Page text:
Excerpting Senior Writers: Justin Wymer '12

Wymer reflects on writing his poetry thesis.


My thesis is titled Genius Loci, and it is precisely that “spirit of place” that sparks and organizes my poems. How a poem takes shape to me is the direct product of the place where I write it. The season, the weather, the accent, the landscape, and the type of flora and of fauna are important. Also, the rhythm, the pace of speech, the nature of the dusk, and the colors of the places where I write poems have a compositional- arranging effect. Writing poems to me is a process of looking hard, of sensory mosaic. It’s all about image progressions. It’s a matter of allowing the senses to rove, to impinge upon and collide with things, and then to gather the queer echoes that come back and to try to describe them as accurately as possible. If abstraction comes in, it’s only if images create a friction when they rub against others brought into proximity on the page. Perhaps that’s why I’m drawn to the masters of the deep image and to the Spanish surrealists, Lorca and Vallejo in particular.

The thesis itself consists of 51 poems, divided into 5 sections. I wrote them while back home in West Virginia, with the tulip poplars and the mountain ravines; in lower Manhattan and in Brooklyn, with their faster heterogeneous landscape; and while in Spain and in Massachusetts. I found that the form my poems take depends on the landscape surrounding me, and also on the seasons. Spring is a season that exfoliates itself, that breeds, that never stops expanding. So the spring-poems in section II of my thesis have lusher imagery and have longer prose-like lines, punctuated largely by em dashes, because spring never lets the senses rest. Conversely, in winter, the poems took the form of spare quatrains with sparse imagery because the season left the senses naked, cold. And while in New York City, the poems became short and descriptive, in an effort to organize the expansiveness, the suddenness, of the constantly-fluctuating urban microdramas.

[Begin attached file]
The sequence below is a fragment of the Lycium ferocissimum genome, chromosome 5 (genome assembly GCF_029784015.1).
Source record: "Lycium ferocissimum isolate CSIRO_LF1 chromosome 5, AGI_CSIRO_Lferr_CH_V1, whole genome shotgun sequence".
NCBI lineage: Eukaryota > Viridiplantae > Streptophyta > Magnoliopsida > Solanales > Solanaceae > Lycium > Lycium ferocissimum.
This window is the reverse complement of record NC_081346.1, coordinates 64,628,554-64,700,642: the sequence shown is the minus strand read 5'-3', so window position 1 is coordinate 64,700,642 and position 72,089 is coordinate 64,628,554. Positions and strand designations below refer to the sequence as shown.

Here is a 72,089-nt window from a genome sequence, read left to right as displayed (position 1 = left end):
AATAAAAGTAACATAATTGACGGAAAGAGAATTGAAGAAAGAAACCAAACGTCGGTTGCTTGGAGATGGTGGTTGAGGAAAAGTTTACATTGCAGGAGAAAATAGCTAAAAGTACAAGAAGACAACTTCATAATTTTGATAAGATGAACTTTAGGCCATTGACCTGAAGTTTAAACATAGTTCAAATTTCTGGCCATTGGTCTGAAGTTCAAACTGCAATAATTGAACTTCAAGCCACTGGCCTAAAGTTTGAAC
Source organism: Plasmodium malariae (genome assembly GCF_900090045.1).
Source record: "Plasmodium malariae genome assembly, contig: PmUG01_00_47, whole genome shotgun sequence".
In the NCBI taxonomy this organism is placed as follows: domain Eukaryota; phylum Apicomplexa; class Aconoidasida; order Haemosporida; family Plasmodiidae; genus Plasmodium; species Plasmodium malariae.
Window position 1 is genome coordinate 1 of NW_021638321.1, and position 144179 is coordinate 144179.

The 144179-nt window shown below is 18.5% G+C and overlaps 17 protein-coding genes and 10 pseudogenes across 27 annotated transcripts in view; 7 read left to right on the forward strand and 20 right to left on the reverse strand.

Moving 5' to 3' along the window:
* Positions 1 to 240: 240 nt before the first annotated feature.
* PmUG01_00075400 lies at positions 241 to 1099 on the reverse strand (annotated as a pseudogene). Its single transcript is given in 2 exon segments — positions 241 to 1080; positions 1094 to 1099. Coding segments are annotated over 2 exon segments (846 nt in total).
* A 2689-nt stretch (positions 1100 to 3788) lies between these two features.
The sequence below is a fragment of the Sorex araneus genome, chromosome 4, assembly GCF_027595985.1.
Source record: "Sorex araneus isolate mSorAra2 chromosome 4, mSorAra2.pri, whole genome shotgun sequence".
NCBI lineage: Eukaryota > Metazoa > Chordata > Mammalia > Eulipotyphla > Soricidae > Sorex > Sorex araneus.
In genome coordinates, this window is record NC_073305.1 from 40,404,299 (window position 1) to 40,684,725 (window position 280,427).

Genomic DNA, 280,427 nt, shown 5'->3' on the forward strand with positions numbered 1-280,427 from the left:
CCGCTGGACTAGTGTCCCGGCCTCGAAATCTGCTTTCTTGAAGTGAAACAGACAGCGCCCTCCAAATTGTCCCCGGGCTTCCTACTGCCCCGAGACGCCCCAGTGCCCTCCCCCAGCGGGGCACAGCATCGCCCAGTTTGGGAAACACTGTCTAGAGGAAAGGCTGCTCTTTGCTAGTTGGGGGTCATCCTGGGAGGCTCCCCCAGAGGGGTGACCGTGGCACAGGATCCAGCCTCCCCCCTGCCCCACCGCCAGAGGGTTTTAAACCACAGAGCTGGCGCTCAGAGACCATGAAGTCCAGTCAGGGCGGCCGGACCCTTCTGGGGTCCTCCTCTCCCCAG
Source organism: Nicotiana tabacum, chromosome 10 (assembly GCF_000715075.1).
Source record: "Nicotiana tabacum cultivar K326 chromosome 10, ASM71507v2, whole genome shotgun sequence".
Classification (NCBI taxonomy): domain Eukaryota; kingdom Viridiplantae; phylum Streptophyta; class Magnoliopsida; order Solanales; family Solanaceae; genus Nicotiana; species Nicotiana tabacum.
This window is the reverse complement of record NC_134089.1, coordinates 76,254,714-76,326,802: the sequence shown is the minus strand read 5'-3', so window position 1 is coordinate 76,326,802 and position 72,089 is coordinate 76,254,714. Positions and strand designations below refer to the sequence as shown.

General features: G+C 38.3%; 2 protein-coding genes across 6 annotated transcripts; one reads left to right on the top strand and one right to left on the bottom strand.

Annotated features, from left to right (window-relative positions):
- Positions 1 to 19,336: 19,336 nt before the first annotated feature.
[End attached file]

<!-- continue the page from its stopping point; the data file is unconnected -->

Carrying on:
The Murmur


And always the murmur begins—

the embedded trance

ripping to

and rising—the moth-

wing letting empty of dust—And

the skin will be part of it, the worst

skin, the desertflesh, the whiskey dunes of

shoulders—and seen from the

back—birds pausing  to consider diving to eat—

So hasp the hedgerows they are improper—and